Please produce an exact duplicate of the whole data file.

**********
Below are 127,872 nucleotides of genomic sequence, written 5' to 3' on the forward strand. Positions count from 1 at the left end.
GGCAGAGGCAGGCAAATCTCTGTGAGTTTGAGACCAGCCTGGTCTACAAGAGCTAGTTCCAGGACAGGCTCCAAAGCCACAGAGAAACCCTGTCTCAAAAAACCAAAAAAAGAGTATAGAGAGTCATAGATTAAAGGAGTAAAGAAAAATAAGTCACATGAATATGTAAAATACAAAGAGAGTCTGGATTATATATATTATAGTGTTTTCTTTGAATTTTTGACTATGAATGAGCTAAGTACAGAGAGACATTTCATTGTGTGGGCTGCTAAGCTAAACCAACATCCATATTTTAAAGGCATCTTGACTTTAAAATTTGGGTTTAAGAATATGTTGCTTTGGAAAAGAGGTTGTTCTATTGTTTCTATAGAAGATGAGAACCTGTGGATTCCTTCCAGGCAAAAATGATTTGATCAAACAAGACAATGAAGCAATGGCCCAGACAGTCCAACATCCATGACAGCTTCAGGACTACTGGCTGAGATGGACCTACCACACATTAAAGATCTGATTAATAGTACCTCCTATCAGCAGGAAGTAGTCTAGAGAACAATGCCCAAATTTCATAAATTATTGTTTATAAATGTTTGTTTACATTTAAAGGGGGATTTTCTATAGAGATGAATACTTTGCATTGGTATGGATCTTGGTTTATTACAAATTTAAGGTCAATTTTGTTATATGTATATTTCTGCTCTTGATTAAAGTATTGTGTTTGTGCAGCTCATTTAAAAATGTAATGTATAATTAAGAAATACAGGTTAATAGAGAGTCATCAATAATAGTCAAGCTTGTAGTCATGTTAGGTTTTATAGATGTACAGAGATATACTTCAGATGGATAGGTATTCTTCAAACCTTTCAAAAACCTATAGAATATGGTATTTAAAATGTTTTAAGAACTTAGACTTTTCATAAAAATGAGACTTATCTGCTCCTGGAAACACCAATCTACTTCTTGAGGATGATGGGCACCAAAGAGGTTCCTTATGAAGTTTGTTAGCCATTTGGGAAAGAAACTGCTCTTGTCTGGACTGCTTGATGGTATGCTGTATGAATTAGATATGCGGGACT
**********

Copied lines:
Below are 127,872 nucleotides of genomic sequence, written 5' to 3' on the forward strand. Positions count from 1 at the left end.
GGCAGAGGCAGGCAAATCTCTGTGAGTTTGAGACCAGCCTGGTCTACAAGAGCTAGTTCCAGGACAGGCTCCAAAGCCACAGAGAAACCCTGTCTCAAAAAACCAAAAAAAGAGTATAGAGAGTCATAGATTAAAGGAGTAAAGAAAAATAAGTCACATGAATATGTAAAATACAAAGAGAGTCTGGATTATATATATTATAGTGTTTTCTTTGAATTTTTGACTATGAATGAGCTAAGTACAGAGAGACATTTCATTGTGTGGGCTGCTAAGCTAAACCAACATCCATATTTTAAAGGCATCTTGACTTTAAAATTTGGGTTTAAGAATATGTTGCTTTGGAAAAGAGGTTGTTCTATTGTTTCTATAGAAGATGAGAACCTGTGGATTCCTTCCAGGCAAAAATGATTTGATCAAACAAGACAATGAAGCAATGGCCCAGACAGTCCAACATCCATGACAGCTTCAGGACTACTGGCTGAGATGGACCTACCACACATTAAAGATCTGATTAATAGTACCTCCTATCAGCAGGAAGTAGTCTAGAGAACAATGCCCAAATTTCATAAATTATTGTTTATAAATGTTTGTTTACATTTAAAGGGGGATTTTCTATAGAGATGAATACTTTGCATTGGTATGGATCTTGGTTTATTACAAATTTAAGGTCAATTTTGTTATATGTATATTTCTGCTCTTGATTAAAGTATTGTGTTTGTGCAGCTCATTTAAAAATGTAATGTATAATTAAGAAATACAGGTTAATAGAGAGTCATCAATAATAGTCAAGCTTGTAGTCATGTTAGGTTTTATAGATGTACAGAGATATACTTCAGATGGATAGGTATTCTTCAAACCTTTCAAAAACCTATAGAATATGGTATTTAAAATGTTTTAAGAACTTAGACTTTTCATAAAAATGAGACTTATCTGCTCCTGGAAACACCAATCTACTTCTTGAGGATGATGGGCACCAAAGAGGTTCCTTATGAAGTTTGTTAGCCATTTGGGAAAGAAACTGCTCTTGTCTGGACTGCTTGATGGTATGCTGTATGAATTAGATATGCGGGACT